Notice that Jesus didn't say "in about three days", or "after approximately three days", or "close to three days and nights", or "hopefully, as near to three days and three nights as possible, if everything goes right." His own statements are exact and precise. Since that was the only sign He was giving as proof that he was truly the Messiah, Jesus did not want us to be in doubt and confusion.
In analyzing Jesus' key statements, we note that He was quoted as saying, "on the third day", "in [within] three days", and "after three days." "On the third day" could by itself mean any time on the third day. It could mean even the first minute of the third day. He also said, "in [within] three days." These two expressions give the minimum time limit for his resurrection. On the other hand, the expression "after three days" defines the maximum limit in calculating the precise time of the resurrection. When the expression "after three days" is taken into consideration, there is only one moment of time to which all can apply.
Here is the explanation: The last portion of the third day is still "on" and "in" (within) the third day. As that last portion of the third day was ending, but before the beginning portion of the fourth day, Jesus Christ was resurrected. This was the only moment of time when all of Jesus' own prophecies concerning His time in the tomb, and His resurrection, could be precisely fulfilled.
Jesus was in the tomb three complete days and three complete nights, a total of approximately 72 hours. Since Jesus Himself prophesied He would be in the tomb for this exact period of time, anything more or less would make Jesus a liar. And if Jesus lied, and did not fulfill the only sign He had given to show His identity, we have no Savior.
It is recorded in John's Gospel that Jesus was placed in the tomb by Joseph of Arimathaea and Nicodemus (John 19:38-42). They closed the entrance of the tomb with a large stone at sunset, as the Passover day ended. This sunset, as the 14th of Nisan ended, and the 15th of Nisan began, marks the beginning of Jesus' three days and three nights in the tomb. Knowing that it had to be exactly "in", "on" and "after" three days, it is possible to determine the exact time of Jesus' resurrection. But first the Sabbath following the crucifixion day must be identified.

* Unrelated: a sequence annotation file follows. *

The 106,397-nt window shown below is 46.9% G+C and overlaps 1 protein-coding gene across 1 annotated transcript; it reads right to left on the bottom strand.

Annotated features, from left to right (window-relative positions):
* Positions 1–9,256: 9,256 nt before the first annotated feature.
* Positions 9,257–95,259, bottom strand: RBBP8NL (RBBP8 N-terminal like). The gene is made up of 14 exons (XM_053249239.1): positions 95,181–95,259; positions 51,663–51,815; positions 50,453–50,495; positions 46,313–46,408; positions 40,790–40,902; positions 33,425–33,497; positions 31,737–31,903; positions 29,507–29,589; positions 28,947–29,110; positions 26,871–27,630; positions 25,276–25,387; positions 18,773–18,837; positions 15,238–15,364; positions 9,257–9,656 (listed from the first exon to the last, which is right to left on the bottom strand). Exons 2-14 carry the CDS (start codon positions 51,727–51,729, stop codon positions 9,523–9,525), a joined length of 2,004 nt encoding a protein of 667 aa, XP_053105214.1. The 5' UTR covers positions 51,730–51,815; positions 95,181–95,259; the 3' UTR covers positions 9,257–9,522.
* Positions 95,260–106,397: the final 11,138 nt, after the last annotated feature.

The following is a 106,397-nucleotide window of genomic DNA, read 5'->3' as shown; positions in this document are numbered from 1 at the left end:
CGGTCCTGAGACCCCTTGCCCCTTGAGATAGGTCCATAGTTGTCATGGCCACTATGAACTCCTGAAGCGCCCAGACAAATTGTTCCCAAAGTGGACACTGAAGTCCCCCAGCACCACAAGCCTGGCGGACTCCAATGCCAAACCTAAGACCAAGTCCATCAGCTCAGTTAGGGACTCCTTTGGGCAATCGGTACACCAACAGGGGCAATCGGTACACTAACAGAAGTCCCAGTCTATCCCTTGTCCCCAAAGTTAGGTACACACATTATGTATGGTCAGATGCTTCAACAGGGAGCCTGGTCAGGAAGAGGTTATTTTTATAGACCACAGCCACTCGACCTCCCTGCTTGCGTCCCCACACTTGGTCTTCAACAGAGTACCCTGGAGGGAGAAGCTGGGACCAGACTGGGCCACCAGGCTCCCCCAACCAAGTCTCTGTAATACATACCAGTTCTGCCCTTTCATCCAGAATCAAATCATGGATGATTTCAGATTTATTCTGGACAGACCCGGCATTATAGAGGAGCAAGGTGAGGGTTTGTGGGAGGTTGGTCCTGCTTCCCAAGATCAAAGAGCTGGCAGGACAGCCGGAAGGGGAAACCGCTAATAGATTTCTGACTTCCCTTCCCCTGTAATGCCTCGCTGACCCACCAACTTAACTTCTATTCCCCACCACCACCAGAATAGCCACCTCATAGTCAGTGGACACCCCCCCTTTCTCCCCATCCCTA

According to tradition, Jesus was crucified on a Friday. Some translations accordingly interpret "a preparation day had really been a Friday. But there are obvious inconsistencies in the traditional interpretation. If Jesus had been crucified on a Friday, it would be scripturally impossible for Him to have been resurrected on a Sunday morning. The time extending from Friday evening at sunset to Sunday morning at sunrise is simply not three days and three nights, no matter how one might seek to justify the traditional view. Many scholars insist that the period of darkness from the sixth hour to the ninth hour can be counted as the first night in the tomb. But the truth is that Jesus was not in the tomb during this period of darkness, but on the cross, and alive. He did not die until the ninth hour? To count this period of darkness as a night in the tomb is a gross stretching of the imagination to justify a tradition which is not scriptural. If Jesus had not been in the tomb for precisely three days and three nights, He would not be the Messiah. The three days and three nights in the tomb was the only sign He gave to show that He was the Messiah. Those who deny this sign by clinging to mythical traditions are in fact rejecting Jesus Himself as their Messiah and Savior! What then is the proper understanding of this time period?
Luke tells us, "And the women also, which came with him from Galilee, followed after, and beheld the sepulchre, and how his body was laid. And they returned, and prepared spices and ointments; and rested the Sabbath day according to the commandment" (Luke 23:55-56). According to Scripture, a Sabbath began shortly after the tomb was sealed. It would not have been possible for them to purchase the spices, return home and prepare them in the few minutes left before the Sabbath began. Furthermore, none of the businesses from which they could purchase spices would have been open. All businesses normally closed for the Sabbath at the ninth hour of a preparation day, or 3 p.m. This was the exact hour when Jesus died (Matthew 27:46-50). The women could not buy spices until the stores reopened after the Sabbath. Mark 16:1 plainly says, "And when the Sabbath was past, Mary Magdalene, and Mary the mother of James, and Salome, had bought spices, that they might come and anoint him." It is clearly a fact that they bought the spices after the Sabbath.
Putting the two Gospel accounts together, it would have been impossible for them to purchase the spices after the Sabbath, and then to prepare them before the Sabbath, and rest on the same Sabbath. The conclusion is inescapable. There were two Sabbaths that week, and when properly harmonized, everything fits in place.